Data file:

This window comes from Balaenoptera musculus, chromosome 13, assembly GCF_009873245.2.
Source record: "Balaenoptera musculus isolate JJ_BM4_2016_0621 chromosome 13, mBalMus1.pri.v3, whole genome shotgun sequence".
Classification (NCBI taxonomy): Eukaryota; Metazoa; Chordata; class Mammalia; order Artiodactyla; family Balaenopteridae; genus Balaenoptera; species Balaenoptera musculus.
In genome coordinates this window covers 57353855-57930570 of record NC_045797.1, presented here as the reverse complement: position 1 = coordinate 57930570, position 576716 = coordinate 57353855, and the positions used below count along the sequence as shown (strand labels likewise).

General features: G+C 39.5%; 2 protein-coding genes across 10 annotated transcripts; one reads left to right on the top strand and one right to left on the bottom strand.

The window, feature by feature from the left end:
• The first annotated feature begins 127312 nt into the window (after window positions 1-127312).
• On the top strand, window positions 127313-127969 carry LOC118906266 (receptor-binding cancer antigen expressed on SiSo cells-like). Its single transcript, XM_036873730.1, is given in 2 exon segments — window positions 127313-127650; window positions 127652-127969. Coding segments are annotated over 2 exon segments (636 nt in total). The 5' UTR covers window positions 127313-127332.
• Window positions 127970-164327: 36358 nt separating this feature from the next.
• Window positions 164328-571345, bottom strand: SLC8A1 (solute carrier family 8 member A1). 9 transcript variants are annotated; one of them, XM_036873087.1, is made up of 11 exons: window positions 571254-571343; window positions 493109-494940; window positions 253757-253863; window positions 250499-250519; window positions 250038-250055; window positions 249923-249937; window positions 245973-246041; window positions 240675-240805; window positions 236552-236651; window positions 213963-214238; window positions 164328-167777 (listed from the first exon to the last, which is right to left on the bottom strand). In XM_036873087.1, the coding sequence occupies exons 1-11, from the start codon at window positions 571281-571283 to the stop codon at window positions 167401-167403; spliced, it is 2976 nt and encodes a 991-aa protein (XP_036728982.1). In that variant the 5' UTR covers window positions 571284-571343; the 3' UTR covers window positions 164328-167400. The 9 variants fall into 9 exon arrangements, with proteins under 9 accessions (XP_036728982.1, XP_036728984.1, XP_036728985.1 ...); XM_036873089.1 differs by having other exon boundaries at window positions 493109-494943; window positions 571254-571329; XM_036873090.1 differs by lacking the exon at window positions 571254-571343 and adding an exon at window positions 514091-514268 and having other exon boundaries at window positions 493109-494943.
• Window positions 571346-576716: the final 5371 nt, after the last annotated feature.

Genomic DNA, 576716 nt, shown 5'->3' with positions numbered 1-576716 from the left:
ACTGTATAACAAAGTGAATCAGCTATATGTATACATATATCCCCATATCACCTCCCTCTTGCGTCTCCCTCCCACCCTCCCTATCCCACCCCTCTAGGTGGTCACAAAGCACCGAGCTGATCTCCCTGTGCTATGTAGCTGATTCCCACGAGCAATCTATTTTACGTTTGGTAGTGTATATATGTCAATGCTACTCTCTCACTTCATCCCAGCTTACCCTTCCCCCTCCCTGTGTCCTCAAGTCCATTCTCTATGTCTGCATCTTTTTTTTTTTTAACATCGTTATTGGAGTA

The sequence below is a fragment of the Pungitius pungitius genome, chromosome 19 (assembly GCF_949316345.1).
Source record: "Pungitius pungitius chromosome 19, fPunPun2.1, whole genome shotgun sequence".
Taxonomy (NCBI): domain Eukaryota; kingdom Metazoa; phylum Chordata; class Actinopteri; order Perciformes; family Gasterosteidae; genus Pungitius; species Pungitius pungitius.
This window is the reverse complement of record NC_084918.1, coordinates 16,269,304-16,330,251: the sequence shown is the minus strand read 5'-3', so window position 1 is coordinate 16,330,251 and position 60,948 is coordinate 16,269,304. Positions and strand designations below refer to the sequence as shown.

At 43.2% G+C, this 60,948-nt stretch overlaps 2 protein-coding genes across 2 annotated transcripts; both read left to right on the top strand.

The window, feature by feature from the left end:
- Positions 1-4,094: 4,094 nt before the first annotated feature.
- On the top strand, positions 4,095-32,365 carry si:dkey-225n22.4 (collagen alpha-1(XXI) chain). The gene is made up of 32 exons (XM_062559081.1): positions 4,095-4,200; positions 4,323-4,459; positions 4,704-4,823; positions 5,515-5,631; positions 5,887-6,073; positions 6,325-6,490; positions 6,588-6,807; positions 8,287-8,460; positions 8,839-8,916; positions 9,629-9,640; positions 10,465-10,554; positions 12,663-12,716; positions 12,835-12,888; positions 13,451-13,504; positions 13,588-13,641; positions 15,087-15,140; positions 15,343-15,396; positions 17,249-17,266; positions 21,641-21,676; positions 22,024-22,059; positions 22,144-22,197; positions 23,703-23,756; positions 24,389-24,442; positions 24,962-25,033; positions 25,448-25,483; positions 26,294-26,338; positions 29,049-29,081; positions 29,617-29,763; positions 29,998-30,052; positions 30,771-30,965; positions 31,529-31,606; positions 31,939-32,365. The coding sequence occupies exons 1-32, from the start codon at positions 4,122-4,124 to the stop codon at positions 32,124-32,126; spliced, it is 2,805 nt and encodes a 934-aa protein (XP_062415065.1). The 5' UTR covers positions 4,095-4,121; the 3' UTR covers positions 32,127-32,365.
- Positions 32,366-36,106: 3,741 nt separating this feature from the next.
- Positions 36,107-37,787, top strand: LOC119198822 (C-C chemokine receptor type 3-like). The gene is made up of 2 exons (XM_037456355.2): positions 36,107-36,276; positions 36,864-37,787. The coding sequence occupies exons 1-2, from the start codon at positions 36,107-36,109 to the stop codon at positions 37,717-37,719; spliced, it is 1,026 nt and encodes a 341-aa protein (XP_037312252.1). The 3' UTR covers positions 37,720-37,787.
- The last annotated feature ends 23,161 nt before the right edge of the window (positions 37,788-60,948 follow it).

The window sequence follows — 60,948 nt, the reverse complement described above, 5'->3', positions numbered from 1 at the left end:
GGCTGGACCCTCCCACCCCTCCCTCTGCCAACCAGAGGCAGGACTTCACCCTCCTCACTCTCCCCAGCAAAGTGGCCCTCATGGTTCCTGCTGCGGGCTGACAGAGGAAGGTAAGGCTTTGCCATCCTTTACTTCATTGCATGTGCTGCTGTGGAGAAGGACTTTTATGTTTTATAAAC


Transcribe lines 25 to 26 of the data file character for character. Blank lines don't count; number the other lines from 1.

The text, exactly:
The window sequence follows — 60,948 nt, the reverse complement described above, 5'->3', positions numbered from 1 at the left end:
GGCTGGACCCTCCCACCCCTCCCTCTGCCAACCAGAGGCAGGACTTCACCCTCCTCACTCTCCCCAGCAAAGTGGCCCTCATGGTTCCTGCTGCGGGCTGACAGAGGAAGGTAAGGCTTTGCCATCCTTTACTTCATTGCATGTGCTGCTGTGGAGAAGGACTTTTATGTTTTATAAAC